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Cream Cheese(Confectionary.) - (The Lady's Own Cookery Book)
Take a basin of thick cream, let it stand some time; then salt it, put a
thin cloth over a hair-sieve, and pour the cream on it. Shift the cloth
every day, till it is proper; then wrap the cheese up to ripen in nettle
or vine leaves.
A DELICIOUS CREAM CHEESESweet milk is allowed to stand until it is like a jelly, but does not
separate. Then it is poured into a cheese-cloth bag and hung up to drain
until all the water is out of it and only the rich creamy substance
remains. Sometimes it takes from twelve to twenty-four hours. At the end
of this time the cheese is turned from the bag into a bowl; then to
every pint of the cheesy substance a tablespoon of butter is added and
enough salt to season it palatably. Then it is whipped up with a fork
until it is a smooth paste and enough put on a plate to make a little
brick, like a Philadelphia cheese. With two knives, one in each hand,
lightly press the cheese together in the shape of a brick, smooth it
over the top and put it away to cool. One quart of rich sour milk will
make a good sized cheese.
Nut And Cream Cheese SandwichesBoston brown bread buttered on the loaf and cut in very thin slices;
spread with a filling of cream cheese and chopped walnut meats; press a
buttered slice over it. They may be cut in fingers, rounds or
half-moons. The proportion is three-quarters of a cup of nuts to a
ten-cent package of Philadelphia cream cheese. This quantity will make a
large number of sandwiches.
Crackers With Cream Cheese And Guava JellySpread zepherettes with cream cheese and dot with Guava jelly.
Princess Amelia's Cream CheeseWash the soap out of a napkin; double it to the required size, and put
it wet into a pewter soup-plate. Put into it a pint of cream; cover it,
and let it stand twenty-four hours unless the weather is very hot, in
which case not so long. Turn the cheese in the napkin: sprinkle a little
salt over it, and let it stand twelve hours. Then turn it into a very
dry napkin out of which all soap has been washed, and salt the other
side. It will be fit to eat in a day or two according to the weather.
Some keep it in nut leaves to ripen it.
Irish Cream CheeseTake a quart of very thick cream, and stir well into it two spoonfuls of
salt. Double a napkin in two, and lay it in a punch-bowl. Pour the cream
into it; turn the four corners over the cream, and let it stand for two
days. Put it into a dry cloth within a little wooden cheese-vat; turn it
into dry cloths twice a day till it is quite dry, and it will be fit to
eat in a few days. Keep it in clean cloths in a cool place.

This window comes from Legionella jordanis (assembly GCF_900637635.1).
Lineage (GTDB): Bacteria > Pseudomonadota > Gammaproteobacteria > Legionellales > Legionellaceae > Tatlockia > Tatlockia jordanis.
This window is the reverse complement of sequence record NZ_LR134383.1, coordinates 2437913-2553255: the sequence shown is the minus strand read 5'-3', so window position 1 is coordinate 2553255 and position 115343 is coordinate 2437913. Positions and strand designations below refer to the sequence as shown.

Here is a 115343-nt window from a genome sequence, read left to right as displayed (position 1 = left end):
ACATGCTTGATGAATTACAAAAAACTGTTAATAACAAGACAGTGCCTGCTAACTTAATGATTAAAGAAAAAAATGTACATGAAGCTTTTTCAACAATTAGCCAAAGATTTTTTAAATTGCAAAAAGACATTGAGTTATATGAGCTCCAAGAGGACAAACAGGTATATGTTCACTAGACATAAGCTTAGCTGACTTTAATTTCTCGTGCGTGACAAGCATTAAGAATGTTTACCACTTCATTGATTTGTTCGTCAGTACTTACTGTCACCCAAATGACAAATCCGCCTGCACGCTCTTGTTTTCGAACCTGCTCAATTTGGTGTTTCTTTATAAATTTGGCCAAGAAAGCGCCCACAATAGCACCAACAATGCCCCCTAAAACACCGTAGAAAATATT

Winter Cream CheeseTake twenty quarts of new milk warm from the cow; strain it into a tub;
have ready four quarts of good cream boiled to put to it, and about a
quart of spring water, boiling hot, and stir all well together; put in
your earning, and stir it well in; keep it by the fire till it is well
come. Then take it gently into a sieve to whey it, and after that put it
into a vat, either square or round, with a cheese-board upon it, of two
pounds weight at first, which is to be increased by degrees to six
pounds; turn it into dry cloths two or three times a day for a week or
ten days, and salt it with dry salt, the third day. When you take it out
of the vat, lay it upon a board, and turn and wipe it every other day
till it is dry. It is best to be made as soon as the cows go into fog.
The cheeses are fit to eat in Lent, sometimes at Christmas, according to
the state of the ground.
To Make Cream Cheese Without CreamTake a quart of milk warm from the cow and two quarts of boiling water.
When the curd is ready for the cheese-vat, put it in, without breaking
it, by a dishful at a time, and fill it up as it drains off. It must not
be pressed. The cheese-vat should have holes in it all over like a
colander. Take out the cheese when it will bear it, and ripen it upon
rushes: it must be more than nine inches deep.
Cream CheesecakeTwo quarts of cream set on a slow fire, put into it twelve eggs very
well beat and strained, stir it softly till it boils gently and breaks
into whey and a fine soft curd; then take the curd as it rises off the
whey, and put it into an earthen pan; then break four eggs more, and put
to the whey; set it on the fire, and take off the curd as before, and
put it to the rest: then add fourteen ounces of butter, half a pound of
light Naples biscuit grated fine, a quarter of a pound of almonds beat
fine with rose-water, one pound of currants, well washed and picked,
some nutmeg grated, and sugar to your taste: a short crust.
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